Sky conditions and the position of the celestial body in the sky will play a huge part in the “sharpness” or “clarity” of the view. When viewing objects like planets closer to the horizon, you are looking through two or three times as much atmosphere as higher in the sky. That atmosphere is often turbulent as the air warms and cools from the heat of the earth and may have more haze or low cloud. Telescope eyepieces can’t overcome those effects. A moonless night, no light pollution and higher elevation with thinner air will contribute to better viewing.
A Barlow Lens for Your Telescope
A Barlow lens increases magnification on your telescope's eyepiece, usually by a factor of 2x or more. So if you use a 2x Barlow with a 20mm eyepiece, it effectively becomes a 10mm eyepiece but at the cost of some reduced clarity and sharpness. The idea is that two eyepieces and a Barlow will give you the flexibility of magnification of four eyepieces, and will give higher magnifications with less powerful eyepieces.
Other Things to Consider When Buying Eyepieces
But some brands offer the same magnification and “field of view” of the TeleVue eyepieces. Yes, but there are other qualities in an eyepiece to consider.
Field of view - you will see an eyepiece characteristic called “Field of View” While this is not the same as magnification, it has to do with how much of the sky you can see - are you looking through a tunnel or through a picture window at the night sky? Wider fields of view are almost almost more enjoyable. Al Nagler developed the 82 degree field of view Nagler eyepiece which continues to be one of the best quality eyepieces. Now the TeleVue Ethos offer a 100 degree field of view so when you look in the eyepiece you almost only see the sky rather than the edge of the field of view. The basic eyepiece(s) that came with your telescope likely offer 50 degree field of view.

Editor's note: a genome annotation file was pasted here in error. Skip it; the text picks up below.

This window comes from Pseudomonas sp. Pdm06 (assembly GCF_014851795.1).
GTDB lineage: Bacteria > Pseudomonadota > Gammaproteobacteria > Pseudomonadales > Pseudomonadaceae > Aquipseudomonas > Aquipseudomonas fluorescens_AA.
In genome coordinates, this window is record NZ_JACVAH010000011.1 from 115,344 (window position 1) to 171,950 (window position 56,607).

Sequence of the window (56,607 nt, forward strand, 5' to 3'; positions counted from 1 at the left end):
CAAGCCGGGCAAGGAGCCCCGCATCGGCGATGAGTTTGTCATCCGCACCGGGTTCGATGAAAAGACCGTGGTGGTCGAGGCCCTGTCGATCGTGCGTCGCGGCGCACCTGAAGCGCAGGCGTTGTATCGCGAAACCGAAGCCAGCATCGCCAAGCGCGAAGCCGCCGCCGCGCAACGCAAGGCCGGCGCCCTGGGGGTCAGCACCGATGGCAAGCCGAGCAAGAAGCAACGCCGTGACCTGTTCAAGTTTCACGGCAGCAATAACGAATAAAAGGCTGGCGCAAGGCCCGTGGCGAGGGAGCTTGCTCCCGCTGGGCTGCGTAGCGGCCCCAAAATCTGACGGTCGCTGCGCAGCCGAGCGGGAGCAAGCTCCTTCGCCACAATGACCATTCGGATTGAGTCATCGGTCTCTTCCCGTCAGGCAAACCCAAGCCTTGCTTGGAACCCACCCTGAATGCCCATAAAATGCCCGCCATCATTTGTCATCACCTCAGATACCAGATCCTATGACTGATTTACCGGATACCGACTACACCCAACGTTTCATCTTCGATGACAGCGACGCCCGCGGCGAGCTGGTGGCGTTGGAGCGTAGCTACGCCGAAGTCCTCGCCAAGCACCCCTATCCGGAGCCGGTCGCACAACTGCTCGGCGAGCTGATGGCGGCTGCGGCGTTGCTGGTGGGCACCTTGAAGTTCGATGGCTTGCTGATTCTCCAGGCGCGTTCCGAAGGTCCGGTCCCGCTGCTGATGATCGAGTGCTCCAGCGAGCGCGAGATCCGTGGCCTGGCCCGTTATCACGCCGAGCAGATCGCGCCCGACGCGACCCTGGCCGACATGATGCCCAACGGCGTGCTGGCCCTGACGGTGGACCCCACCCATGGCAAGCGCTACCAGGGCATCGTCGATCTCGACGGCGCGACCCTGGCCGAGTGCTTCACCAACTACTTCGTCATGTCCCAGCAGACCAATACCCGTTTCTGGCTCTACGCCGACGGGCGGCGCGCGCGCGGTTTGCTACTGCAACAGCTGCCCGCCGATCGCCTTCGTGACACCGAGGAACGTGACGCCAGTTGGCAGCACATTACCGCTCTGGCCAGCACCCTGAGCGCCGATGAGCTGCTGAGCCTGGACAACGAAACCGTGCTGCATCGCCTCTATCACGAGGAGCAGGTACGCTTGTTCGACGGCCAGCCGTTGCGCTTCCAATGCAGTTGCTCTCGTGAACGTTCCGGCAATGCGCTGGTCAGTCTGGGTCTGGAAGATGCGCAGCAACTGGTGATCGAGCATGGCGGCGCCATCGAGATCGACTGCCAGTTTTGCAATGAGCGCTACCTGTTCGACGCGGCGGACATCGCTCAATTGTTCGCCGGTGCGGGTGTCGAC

Eye Relief - how far does your eye need to be from the eyepiece to see the entire field of view. You may find the basic 10mm eyepiece that came with your telescope has a “peep hole” and your eyeball is almost touching the eyepiece to see the entire field of view. You’ll want a minimum 12mm of eye relief and even more if you wear glasses when viewing. The TeleVue Delos line of eyepieces all feature 20mm of eye relief and are a favorite of those wearing eye glasses
Glass quality - a cheap piece of glass in an eyepiece likely will not give pinpoint stars at the edge of the field of view. Typically they will look like comets and produce what is called “coma” If it is advertised as offering an 82 degree field of view but only 68% of the view is sharp, it is a low quality eyepiece. Additionally cheaper glass will allow a small amount of light from stars to bounce around in the imperfections of the glass resulting in the sky becoming gray and reducing the amount of starlight coming through to your eye. You’ll want the best glass with the best coatings for the best viewing.
What Will I See Through the Eyepiece?
Getting out with the telescope under the nighttime sky can become a lifelong hobby and passion. In his book, Seeing in the Dark, Timothy Ferris says, “The universe is accessible to all, and can inform one’s existence with a sense of beauty, reason and awe as enriching as anything to be found in music, art of poetry.” If you're looking for a more concrete answer, it depends. Most of our telescope product pages come with field of view previews that will give you an idea of what you’ll see. If you have a question or need help choosing, we're always happy to help.